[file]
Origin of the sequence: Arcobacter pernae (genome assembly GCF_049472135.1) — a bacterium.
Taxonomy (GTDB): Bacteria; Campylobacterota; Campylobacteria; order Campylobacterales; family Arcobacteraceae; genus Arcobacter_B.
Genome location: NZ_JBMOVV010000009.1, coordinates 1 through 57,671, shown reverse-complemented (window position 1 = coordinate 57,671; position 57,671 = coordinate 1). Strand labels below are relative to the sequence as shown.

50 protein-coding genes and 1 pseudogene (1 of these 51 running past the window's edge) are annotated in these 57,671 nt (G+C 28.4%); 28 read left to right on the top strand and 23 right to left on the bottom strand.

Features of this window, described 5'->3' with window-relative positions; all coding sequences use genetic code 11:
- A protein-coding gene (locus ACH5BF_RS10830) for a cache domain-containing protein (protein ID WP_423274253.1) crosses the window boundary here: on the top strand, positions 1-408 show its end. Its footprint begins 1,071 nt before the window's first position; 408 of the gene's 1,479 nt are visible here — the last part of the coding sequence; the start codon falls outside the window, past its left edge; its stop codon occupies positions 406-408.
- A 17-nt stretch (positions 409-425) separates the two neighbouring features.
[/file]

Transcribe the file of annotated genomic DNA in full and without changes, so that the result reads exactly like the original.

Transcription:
Origin of the sequence: Arcobacter pernae (genome assembly GCF_049472135.1) — a bacterium.
Taxonomy (GTDB): Bacteria; Campylobacterota; Campylobacteria; order Campylobacterales; family Arcobacteraceae; genus Arcobacter_B.
Genome location: NZ_JBMOVV010000009.1, coordinates 1 through 57,671, shown reverse-complemented (window position 1 = coordinate 57,671; position 57,671 = coordinate 1). Strand labels below are relative to the sequence as shown.

50 protein-coding genes and 1 pseudogene (1 of these 51 running past the window's edge) are annotated in these 57,671 nt (G+C 28.4%); 28 read left to right on the top strand and 23 right to left on the bottom strand.

Features of this window, described 5'->3' with window-relative positions; all coding sequences use genetic code 11:
- A protein-coding gene (locus ACH5BF_RS10830) for a cache domain-containing protein (protein ID WP_423274253.1) crosses the window boundary here: on the top strand, positions 1-408 show its end. Its footprint begins 1,071 nt before the window's first position; 408 of the gene's 1,479 nt are visible here — the last part of the coding sequence; the start codon falls outside the window, past its left edge; its stop codon occupies positions 406-408.
- A 17-nt stretch (positions 409-425) separates the two neighbouring features.